I woke up, mouth dry and disorientated, which is totally normal. I had a sore and hoarse voice for a couple of days after, likely because of being intubated during surgery. This is a problem if you work as a voice clinician …like I do.
Once they knew I wasn’t going to die post-op, they sent me back to the ward to recover fully. I was then told that the doctor ordered that I go home that day.
I couldn’t even walk to the bathroom because I felt like I had razorblades in the diaper they had given me. WHO SENDS A 20-SOMETHING YEAR OLD PERSON HOME IN A DIAPER?! I also had a gauze packed into my surgical wound which would require removal the next morning. Furious and with the nurses from the ward on my side, the Nurse Unit Manager made sure a bed was free and she let me stay the night.
It was the job of one poor nurse the next morning to remove the gauze wound pack. I should probably note here that my tolerance for pain is moderate. Millimetre by millimetre, the pack came out. The pain was excruciating, like what I imagine the surgery would have felt like if I wasn’t anaesthetised. Sorry ladies, the truth – like wound packing – hurts. I couldn’t imagine doing it myself at home with no medical help. The pain was slightly worse afterwards at rest, but walking was a bit more tolerable.
What about after-care? I wouldn’t know because my surgeon didn’t say anything about it. The nurses suggested that I stage a sit-in until the doctor called me and told me what the hell I’m supposed to do with the wound infection risk that I am sitting on. Two hours of waiting later, the doctor called and said that I can go back to work as soon as I feel comfortable doing so. No sitting in baths, do not touch the wound, a gentle shower in the area (superficially you can use warm water from a shower head on low intensity), do not use products like soap or creams and sex is fine again in 4-5 weeks.
Ladies, just a quick tip I learnt; pads will feel like sandpaper. Between your pad and the wound, non-woven combines (9x20cms) are the way to go to avoid nasty friction.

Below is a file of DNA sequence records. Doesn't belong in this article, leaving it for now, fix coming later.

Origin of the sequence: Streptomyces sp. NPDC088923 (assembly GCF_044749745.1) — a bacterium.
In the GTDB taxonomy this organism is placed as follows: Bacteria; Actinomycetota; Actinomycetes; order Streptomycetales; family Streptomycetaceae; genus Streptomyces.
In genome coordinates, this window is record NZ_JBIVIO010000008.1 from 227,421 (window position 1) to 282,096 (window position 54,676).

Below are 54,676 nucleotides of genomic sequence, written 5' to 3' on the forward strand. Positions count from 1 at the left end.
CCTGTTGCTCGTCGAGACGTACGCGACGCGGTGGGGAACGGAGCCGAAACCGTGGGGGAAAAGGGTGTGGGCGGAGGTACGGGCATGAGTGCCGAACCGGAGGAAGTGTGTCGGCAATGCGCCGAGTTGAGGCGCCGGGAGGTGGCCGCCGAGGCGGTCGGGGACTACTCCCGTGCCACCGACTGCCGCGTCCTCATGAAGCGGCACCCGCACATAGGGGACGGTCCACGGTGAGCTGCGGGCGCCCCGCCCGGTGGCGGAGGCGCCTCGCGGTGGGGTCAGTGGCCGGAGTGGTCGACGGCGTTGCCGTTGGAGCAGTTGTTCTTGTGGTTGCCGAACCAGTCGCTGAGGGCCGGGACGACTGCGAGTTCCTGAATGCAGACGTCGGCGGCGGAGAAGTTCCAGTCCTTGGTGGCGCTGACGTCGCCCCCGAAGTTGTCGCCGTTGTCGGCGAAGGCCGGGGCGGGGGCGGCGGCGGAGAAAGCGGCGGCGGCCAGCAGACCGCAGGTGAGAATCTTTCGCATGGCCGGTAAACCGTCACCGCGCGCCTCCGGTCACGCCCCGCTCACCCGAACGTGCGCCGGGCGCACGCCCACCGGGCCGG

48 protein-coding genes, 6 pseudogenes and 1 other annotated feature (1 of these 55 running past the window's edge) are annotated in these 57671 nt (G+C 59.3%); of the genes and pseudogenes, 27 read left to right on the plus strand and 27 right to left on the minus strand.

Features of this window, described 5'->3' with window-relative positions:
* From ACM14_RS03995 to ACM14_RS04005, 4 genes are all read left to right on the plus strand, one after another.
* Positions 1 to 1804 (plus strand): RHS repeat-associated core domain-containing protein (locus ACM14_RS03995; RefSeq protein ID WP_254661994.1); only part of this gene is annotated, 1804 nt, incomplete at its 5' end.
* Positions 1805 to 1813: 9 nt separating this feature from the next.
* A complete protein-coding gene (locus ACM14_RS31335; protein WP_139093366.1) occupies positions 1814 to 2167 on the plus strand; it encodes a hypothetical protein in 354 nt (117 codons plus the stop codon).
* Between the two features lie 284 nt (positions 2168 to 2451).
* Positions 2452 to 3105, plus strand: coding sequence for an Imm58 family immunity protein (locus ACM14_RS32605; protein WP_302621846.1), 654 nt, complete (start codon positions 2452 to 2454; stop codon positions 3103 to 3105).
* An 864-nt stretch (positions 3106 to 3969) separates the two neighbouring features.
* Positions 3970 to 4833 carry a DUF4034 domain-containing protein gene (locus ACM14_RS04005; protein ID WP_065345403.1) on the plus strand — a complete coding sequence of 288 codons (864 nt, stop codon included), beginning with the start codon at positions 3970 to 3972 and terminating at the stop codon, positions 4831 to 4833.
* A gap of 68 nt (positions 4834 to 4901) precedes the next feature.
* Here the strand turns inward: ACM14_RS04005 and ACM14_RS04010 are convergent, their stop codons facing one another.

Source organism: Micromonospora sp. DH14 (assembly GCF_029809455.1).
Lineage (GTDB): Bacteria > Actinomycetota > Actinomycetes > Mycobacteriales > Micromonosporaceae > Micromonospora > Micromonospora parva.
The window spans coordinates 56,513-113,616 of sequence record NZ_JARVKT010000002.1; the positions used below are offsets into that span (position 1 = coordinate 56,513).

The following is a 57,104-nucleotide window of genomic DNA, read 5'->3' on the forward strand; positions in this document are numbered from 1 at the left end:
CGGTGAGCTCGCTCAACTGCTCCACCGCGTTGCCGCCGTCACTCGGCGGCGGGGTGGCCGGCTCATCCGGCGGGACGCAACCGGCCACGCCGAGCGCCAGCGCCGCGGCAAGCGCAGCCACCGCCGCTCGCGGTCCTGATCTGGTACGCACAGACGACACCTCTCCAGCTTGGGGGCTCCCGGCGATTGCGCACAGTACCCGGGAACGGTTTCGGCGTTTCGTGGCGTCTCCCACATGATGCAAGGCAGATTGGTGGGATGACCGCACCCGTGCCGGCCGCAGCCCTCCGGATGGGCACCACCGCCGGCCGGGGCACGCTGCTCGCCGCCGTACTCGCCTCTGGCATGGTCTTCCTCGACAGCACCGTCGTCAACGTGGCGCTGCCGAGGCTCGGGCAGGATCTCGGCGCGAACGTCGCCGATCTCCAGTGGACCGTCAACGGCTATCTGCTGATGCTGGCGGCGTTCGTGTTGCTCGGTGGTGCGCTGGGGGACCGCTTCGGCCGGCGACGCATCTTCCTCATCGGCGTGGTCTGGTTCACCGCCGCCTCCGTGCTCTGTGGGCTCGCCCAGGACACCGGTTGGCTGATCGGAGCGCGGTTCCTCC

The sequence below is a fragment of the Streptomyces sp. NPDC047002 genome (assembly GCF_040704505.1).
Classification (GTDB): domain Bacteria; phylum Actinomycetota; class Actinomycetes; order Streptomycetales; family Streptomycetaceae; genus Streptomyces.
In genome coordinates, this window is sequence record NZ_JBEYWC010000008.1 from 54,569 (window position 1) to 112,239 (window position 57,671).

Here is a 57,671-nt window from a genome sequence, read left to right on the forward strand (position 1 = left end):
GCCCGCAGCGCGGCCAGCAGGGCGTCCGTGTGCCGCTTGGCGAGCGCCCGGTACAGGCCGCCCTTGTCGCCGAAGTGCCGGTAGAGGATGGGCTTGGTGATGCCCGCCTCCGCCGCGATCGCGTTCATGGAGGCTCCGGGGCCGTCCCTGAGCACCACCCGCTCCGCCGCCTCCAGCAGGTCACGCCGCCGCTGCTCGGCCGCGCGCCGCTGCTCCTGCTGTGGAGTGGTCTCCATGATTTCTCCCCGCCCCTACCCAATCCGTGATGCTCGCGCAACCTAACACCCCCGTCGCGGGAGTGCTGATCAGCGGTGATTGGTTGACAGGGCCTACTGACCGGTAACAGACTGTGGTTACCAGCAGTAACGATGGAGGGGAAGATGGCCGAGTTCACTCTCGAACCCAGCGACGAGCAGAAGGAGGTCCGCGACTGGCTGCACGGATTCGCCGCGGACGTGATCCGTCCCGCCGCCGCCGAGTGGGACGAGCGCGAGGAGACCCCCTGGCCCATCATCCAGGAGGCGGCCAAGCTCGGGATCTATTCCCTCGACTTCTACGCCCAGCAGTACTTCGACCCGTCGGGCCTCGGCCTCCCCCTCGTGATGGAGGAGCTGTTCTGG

The aftermath was a pain in the butt (not quite my butt, but you get the picture).
For the two weeks following, I did all the right things (and more). I didn’t wash with harsh products. In fact, I knew that just water was quite harsh on my skin generally, so I went and got a sinus wash with an irrigation bottle to gently wash the outside with a solution that wasn’t harsh on my skin. This was a game changer.
However, I still couldn’t lift my anxiety. I had a sharp pain every time I would do a kegel-like movement around the site and I appeared to have a small enlarged lymph node appear. This went on for a month.
GP said it was fine, it will pass. Gyno #1 said it was fine, it will pass. Gyno #2 (the one who did my surgery) had a feel and said my pelvic floor muscles were in overdrive. I had hypertonicity and anxiety following surgical trauma and now I needed to retrain my body to relax and that everything was fine again – no cyst, no scar, no worries.
She suggested a pelvic floor physiotherapist (job of the year lel) but I kindly opted out – surely this was mind over matter? Professor Boyfriend and I were about to embark on a wonderful trip around Eastern Europe and I had to refocus. I couldn’t spend five weeks worrying about muscle spasms. How boring that would be.
So I took time off work. I went swimming a lot. I listened to music. I completed writing my article for publication.
Things finally stopped weighing me down.
Why did I feel compelled to write this? Because I got completely conflicting information on presentation, management, surgery and aftercare. I hope this helps people out there who (wrongfully) consult Dr. Google and come across this page.
Remember, everyone will present differently! Seek help, multiple opinions and trust your gut. If something feels a little NQR, investigate. Better safe than sorry.
P. S. More on my trip to Europe to come!